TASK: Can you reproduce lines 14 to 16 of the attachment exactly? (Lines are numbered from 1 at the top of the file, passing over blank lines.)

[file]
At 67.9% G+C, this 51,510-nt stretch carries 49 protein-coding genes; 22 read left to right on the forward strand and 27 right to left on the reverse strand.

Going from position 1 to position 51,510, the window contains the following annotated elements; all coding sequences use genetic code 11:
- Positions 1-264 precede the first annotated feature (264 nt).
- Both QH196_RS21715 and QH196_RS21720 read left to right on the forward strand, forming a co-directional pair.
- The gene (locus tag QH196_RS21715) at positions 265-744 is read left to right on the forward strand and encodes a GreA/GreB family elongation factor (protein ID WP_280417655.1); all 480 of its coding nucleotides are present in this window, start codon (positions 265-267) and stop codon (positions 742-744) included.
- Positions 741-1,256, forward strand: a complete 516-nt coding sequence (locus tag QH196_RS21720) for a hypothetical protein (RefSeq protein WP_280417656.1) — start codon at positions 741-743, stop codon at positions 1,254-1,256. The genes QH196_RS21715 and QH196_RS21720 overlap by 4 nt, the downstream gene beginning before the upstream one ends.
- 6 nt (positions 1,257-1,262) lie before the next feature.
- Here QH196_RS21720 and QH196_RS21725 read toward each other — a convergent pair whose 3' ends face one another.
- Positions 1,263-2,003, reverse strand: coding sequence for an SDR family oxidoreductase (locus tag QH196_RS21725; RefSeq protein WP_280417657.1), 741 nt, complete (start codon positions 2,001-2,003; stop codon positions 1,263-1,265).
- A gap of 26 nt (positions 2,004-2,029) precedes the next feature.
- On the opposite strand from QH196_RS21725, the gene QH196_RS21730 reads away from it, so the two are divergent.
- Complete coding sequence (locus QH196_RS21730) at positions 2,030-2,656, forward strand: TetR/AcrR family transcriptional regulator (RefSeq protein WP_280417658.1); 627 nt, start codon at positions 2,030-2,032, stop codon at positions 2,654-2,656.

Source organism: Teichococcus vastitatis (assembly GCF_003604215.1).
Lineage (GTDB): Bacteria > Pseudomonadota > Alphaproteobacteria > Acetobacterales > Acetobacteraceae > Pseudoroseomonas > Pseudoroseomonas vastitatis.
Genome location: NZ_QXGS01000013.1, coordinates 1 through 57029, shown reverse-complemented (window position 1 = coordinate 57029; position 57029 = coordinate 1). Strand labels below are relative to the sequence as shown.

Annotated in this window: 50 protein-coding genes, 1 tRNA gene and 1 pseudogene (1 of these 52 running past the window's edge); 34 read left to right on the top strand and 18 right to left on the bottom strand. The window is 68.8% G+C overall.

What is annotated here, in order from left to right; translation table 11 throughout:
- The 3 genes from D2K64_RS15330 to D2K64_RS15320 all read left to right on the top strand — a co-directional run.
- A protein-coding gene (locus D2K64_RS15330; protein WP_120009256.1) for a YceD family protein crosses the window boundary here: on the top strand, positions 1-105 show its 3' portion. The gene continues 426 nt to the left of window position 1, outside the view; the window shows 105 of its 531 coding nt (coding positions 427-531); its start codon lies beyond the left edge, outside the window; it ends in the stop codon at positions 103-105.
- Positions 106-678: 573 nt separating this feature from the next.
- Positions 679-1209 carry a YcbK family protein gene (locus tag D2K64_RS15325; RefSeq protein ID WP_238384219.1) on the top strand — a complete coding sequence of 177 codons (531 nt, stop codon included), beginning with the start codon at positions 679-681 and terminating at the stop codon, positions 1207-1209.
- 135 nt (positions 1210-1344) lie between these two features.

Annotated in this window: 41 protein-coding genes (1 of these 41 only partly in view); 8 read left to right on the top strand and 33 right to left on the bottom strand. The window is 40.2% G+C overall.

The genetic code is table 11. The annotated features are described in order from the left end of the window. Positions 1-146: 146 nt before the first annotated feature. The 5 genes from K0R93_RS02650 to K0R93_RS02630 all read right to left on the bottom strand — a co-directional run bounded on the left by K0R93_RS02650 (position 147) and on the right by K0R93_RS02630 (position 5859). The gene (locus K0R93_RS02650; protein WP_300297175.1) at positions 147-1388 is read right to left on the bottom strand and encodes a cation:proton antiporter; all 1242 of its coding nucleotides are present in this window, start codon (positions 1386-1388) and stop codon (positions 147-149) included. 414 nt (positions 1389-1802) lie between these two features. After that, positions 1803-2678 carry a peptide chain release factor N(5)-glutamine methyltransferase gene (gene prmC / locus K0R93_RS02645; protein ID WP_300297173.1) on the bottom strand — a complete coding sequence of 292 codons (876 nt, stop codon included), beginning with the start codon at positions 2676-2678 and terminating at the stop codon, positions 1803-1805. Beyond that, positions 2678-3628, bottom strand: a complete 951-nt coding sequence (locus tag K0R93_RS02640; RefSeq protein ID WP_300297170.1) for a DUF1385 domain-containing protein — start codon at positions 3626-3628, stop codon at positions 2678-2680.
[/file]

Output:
Lineage (GTDB): Bacteria > Pseudomonadota > Alphaproteobacteria > Acetobacterales > Acetobacteraceae > Pseudoroseomonas > Pseudoroseomonas vastitatis.
Genome location: NZ_QXGS01000013.1, coordinates 1 through 57029, shown reverse-complemented (window position 1 = coordinate 57029; position 57029 = coordinate 1). Strand labels below are relative to the sequence as shown.

Annotated in this window: 50 protein-coding genes, 1 tRNA gene and 1 pseudogene (1 of these 52 running past the window's edge); 34 read left to right on the top strand and 18 right to left on the bottom strand. The window is 68.8% G+C overall.